Friday, January 27, 2006

It's about value not shareprice

The Economist, which I have been reading since school days has a feature this week on Vodafone following its results presentation. It has me asking just how dumb are the analysts in investment houses. It looks at the performance of Vodafone against O2 in terms of performance against the FTSE Index. Whilst O2 has done better than Vodafone in terms of shareprice the difference is that O2 has been managed to attract a buyer whilst Vodafone has been managed to have a future.

The thing that gets me most angry is that Mobile Telephone is about VOICE and so saying that Vodafone is too dependent on voice and needs to focus on Convergent products. I guess these guys need to talk to a few of the CTO's I know who will explain the economics of running two networks. What was planned for 3G at the time of the bidding war was that the new faster networks would allow operators to provide a better voice service with speach engines driving services.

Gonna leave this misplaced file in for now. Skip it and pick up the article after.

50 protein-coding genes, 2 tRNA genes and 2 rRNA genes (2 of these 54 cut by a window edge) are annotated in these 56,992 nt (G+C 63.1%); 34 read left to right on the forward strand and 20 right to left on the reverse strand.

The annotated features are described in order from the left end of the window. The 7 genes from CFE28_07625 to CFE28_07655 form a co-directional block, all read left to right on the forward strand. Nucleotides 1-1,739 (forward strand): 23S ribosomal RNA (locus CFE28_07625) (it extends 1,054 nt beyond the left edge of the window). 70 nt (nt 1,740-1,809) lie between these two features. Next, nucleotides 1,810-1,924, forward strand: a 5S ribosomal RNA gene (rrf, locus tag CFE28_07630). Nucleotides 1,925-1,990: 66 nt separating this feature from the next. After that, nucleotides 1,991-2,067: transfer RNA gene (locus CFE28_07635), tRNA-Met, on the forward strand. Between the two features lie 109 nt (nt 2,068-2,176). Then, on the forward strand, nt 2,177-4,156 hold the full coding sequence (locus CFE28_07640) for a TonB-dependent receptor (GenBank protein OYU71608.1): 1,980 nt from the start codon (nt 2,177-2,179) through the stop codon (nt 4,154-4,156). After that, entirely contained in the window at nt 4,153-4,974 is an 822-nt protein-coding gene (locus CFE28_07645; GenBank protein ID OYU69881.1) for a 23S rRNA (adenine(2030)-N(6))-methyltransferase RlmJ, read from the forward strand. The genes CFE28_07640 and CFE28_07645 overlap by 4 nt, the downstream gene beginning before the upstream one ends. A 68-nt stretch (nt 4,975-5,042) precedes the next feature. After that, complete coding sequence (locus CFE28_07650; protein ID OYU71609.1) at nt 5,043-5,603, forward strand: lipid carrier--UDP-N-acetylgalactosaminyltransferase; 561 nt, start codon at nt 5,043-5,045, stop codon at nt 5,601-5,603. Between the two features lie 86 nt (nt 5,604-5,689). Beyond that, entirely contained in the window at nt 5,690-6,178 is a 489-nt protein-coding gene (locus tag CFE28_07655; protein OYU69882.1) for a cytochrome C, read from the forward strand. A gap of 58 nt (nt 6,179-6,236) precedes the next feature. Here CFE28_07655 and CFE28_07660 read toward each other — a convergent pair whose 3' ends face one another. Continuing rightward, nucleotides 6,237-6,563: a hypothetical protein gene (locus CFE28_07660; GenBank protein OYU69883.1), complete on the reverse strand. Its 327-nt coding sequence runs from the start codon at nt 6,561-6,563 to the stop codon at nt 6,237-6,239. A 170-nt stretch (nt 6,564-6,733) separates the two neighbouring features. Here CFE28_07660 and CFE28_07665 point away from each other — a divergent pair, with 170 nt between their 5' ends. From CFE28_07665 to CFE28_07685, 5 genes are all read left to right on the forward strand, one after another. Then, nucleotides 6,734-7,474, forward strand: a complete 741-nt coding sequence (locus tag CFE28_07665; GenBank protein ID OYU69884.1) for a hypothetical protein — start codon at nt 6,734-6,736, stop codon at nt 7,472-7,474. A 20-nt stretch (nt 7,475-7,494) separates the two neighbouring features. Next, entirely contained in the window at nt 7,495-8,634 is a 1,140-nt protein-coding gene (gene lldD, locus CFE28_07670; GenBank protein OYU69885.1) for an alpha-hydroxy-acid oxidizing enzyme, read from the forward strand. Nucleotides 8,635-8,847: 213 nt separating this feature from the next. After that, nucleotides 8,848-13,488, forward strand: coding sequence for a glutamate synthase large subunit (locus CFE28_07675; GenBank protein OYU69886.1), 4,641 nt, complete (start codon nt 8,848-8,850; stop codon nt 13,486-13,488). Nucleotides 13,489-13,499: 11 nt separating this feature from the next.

Unknown said...

Analysts move whichever way the latest fashion takes them, given that a company like Vodafone has to have a long-term plan and their investors and general hangers-on like analysts have a 90-day horizon or less there is bound to be tension.

One strategy I noticed that the analysts haven't suggested, but that would appeal to their investment bank buddies would be for Vodafone to greenmail Verizon and screw them on the equity holding or buy the lot as an LBO and finance the purchase with efficiency cuts and spinning off non-wireless parts of the business.

Ian Wood. Principal Wireless Foundry LLP said...

Hi Ged,

Whilst I am no fan of the buy side Analyst my point was that you cannot judge Vodafone against O2 as they were not following the same startegy.

The problem with Vodafone having shared coffee with a few people since Friday is that they have become lazy. When Chris Gent was CEO the company looked at growing quickly buying partners. In the UK Vodafone therefore looked at being just a little better than the number two in the market rather than beinmg the best. Whilst this strategy was fine short term it is now coming home to roost.